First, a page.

Talujon Percussion Ensemble, May 12, 2006

by Christine Palladino

On May 12th, I attended the Talujon Percussion Ensemble’s concert entitled "Percussion Discussion II." The Talujon Percussion Ensemble is a NYC based ensemble that strives to perform twentieth-century percussion music. Although there were a few composers on the program that I knew such as Cage and Xenakis, I was happy to find that three of the composers, David Cossin, Charlie Schmid, and Justin Ahiyan attended the performance and discussed their pieces. The performance took place in St. Peter’s Church, which is quite a small venue. To make the setting more intimate, only about twenty non-performer audience members were present. This turned out to be a great advantage because both the performers and composers were thrilled to stick around after the concert and talk about their music, their performance, and show me their scores!

The most interesting piece on the entire program was entitled Corporel and was performed by percussionist Alex Lipowski. Unlike any of the other pieces, this piece called for the percussionist not only to be quite skilled with his hands but also with his entire body. The piece started out with the entire church being put in the pitch dark. When the lights went on, Mr. Lipowski was on stage without his shirt on and looked quite startled. He then started rubbing his face and made vocal percussion sounds of nonsense. After a little while the nonsense vocal percussions changed to the repetition of certain consonants such as "p" or "b." All the while, Mr. Lipowski was rubbing his face, sitting on the floor, or playing body percussion on his bare chest. The facial expressions made by the performer and the odd nature in which he moved about the stage often made the audience members chuckle to themselves or look at their friends in disbelief. It was obvious that the performer was being his own torturer and inflicting his own pain and misery during the piece, as indicated through the drumming and acting. At the height of the piece, Mr. Lipowski jumped up (from laying down on the floor) and clearly spoke a sentence that was something to the effect of "Human history is a long sequence of synonyms for the same word. It is our duty to contradict this." After this clear sentence, the performer went back to hitting and striking himself in a frenzy of vocal percussion and body percussion until, at last, he plunges an imaginary knife into his stomach and the lights again black to leave the audience in the darkness. This piece was highly moving, fascinating, and unbelievable at the same time. The piece reminded me both of George Crumb’s Ancient Voices of Children and Ligeti’s Aventures. The guttural sounds of Corporel and the repetition of one syllable or consonant was reminiscent of Ancient Voices of Children. Both pieces sounded primal, instinctual, and used the voice in an abnormal way to create an impulsive native character. In both pieces, the main character starts out with repeating just one word or phrase and then takes that little spoken motive and expands upon it to see where it can go. Also in both pieces the audience understands the experimentation the character is making with sound and silence. In Aventures, Ligeti uses drama to have his characters create different moods on the stage. The performers are asked not only to perform their part, but as in Corporel, act out their part as well. Both pieces also use vocal percussion, especially sounds that sound like crunching leaves or whispering. Although the sounds are not understood as sentences, in both pieces the sounds are used in a speech-like manner, and along with the drama, communicates volumes.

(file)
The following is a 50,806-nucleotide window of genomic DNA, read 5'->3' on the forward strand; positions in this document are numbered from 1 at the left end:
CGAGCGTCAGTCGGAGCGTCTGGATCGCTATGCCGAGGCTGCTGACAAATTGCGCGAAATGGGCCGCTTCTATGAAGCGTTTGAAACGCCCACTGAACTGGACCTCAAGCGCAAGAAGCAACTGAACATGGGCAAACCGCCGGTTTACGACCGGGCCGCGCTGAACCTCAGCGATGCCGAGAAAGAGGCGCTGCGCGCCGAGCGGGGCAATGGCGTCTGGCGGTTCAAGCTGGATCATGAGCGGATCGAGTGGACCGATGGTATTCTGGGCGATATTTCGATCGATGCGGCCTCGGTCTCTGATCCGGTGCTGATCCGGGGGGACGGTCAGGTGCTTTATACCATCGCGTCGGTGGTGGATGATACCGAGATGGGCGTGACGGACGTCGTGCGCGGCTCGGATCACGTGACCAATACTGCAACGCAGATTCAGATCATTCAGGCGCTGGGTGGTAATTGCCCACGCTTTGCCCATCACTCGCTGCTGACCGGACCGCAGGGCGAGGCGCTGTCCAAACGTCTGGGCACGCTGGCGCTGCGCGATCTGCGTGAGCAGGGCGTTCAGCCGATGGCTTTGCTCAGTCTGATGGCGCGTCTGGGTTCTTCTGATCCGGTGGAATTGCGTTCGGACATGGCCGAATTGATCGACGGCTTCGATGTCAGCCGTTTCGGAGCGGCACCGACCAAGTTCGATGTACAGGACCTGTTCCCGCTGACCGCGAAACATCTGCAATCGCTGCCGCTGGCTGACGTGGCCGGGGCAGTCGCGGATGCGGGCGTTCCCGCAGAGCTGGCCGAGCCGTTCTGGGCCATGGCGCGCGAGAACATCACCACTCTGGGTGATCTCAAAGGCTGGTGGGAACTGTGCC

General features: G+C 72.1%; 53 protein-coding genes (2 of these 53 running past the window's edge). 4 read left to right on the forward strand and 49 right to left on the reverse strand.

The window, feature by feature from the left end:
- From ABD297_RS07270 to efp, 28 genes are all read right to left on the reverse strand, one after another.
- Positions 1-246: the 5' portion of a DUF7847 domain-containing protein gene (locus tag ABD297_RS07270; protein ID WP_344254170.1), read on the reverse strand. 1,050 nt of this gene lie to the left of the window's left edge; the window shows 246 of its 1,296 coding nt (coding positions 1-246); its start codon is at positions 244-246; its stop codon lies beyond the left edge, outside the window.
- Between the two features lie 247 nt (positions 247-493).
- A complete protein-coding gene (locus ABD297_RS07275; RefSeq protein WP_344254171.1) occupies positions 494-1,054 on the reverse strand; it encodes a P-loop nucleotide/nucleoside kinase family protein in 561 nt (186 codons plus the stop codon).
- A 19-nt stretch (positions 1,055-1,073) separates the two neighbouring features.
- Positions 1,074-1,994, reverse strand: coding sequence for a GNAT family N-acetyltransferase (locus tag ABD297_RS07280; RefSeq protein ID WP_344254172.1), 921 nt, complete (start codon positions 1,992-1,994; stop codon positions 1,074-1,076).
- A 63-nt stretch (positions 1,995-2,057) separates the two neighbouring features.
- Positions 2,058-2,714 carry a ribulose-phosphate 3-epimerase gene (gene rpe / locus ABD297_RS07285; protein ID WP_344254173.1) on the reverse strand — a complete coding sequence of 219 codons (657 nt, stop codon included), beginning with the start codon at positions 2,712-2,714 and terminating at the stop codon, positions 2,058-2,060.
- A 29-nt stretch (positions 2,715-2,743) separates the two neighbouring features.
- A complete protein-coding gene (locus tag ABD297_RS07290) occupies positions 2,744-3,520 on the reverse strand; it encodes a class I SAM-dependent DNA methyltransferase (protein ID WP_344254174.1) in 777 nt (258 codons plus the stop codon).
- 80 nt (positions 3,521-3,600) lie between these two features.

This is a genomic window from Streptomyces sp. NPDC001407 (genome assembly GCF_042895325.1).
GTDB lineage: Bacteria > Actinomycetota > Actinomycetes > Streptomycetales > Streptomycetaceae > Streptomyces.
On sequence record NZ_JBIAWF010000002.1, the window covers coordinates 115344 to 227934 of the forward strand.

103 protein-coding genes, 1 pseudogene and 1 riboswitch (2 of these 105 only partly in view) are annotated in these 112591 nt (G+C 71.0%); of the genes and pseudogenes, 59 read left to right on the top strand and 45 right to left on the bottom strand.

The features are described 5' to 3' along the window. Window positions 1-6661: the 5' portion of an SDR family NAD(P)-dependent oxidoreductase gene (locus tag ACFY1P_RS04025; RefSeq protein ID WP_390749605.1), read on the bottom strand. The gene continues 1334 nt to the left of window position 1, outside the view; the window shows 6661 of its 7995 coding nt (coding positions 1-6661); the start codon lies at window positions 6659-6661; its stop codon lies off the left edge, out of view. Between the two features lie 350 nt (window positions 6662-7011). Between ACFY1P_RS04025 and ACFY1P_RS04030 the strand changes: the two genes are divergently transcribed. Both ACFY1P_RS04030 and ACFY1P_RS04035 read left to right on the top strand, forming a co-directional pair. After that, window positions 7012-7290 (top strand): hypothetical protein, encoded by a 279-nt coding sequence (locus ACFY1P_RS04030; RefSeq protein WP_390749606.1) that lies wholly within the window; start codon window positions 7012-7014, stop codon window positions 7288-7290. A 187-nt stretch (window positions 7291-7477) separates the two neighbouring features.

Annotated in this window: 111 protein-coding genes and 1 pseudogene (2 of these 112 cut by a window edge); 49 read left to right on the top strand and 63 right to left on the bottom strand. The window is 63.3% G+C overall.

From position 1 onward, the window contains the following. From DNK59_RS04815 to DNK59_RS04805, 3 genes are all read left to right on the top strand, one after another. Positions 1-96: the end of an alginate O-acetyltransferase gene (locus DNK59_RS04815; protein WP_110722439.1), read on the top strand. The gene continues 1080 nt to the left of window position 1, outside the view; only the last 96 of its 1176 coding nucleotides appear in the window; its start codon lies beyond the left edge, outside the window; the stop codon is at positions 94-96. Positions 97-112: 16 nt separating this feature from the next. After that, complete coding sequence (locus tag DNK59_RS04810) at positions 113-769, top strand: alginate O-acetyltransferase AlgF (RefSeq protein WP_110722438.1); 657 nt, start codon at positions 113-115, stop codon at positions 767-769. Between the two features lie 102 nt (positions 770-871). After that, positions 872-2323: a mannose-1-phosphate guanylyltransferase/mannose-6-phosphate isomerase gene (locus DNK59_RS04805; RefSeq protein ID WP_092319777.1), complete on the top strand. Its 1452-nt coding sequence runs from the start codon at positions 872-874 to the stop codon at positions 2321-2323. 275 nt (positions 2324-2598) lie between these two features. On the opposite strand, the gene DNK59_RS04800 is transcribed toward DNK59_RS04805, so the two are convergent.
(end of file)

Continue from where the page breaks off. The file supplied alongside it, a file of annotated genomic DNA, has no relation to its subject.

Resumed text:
Nixkin was another piece that held my interest. Written David Cossin, a Manhattan School of Music graduate, Nixkin combined tape and percussion. Mr. Cossin has become a famous percussion composer and both plays with and writes for the new music group Bang On A Can. We had the advantage of having Mr. Cossin present during this performance and he discussed his piece with the audience during intermission. Cossin first got the idea for this piece from his visions of "drumspeak" or "drum language," thinking that certain drumming patterns could translate into language patterns and communicative sounds. While a recorded tape played the Nixon resignation speech, a drummer interpreted his speech patterns into drum patterns. When Nixon paused in his speech, the drum quickly finished his last statement and then waited for Nixon to resume his speech before going on with the drumming. The drumming mimicked Nixon’s voice and became quite declamatory at times when Nixon’s voice was heightened with tension. The drumming was quite expressive and speech-like but was free from any set meter or pulse. I found the use of the tape along side the drumming to be quite moving and effective. Mr. Cossin’s interpretive ideas were very clear to the audience and were met with great approval.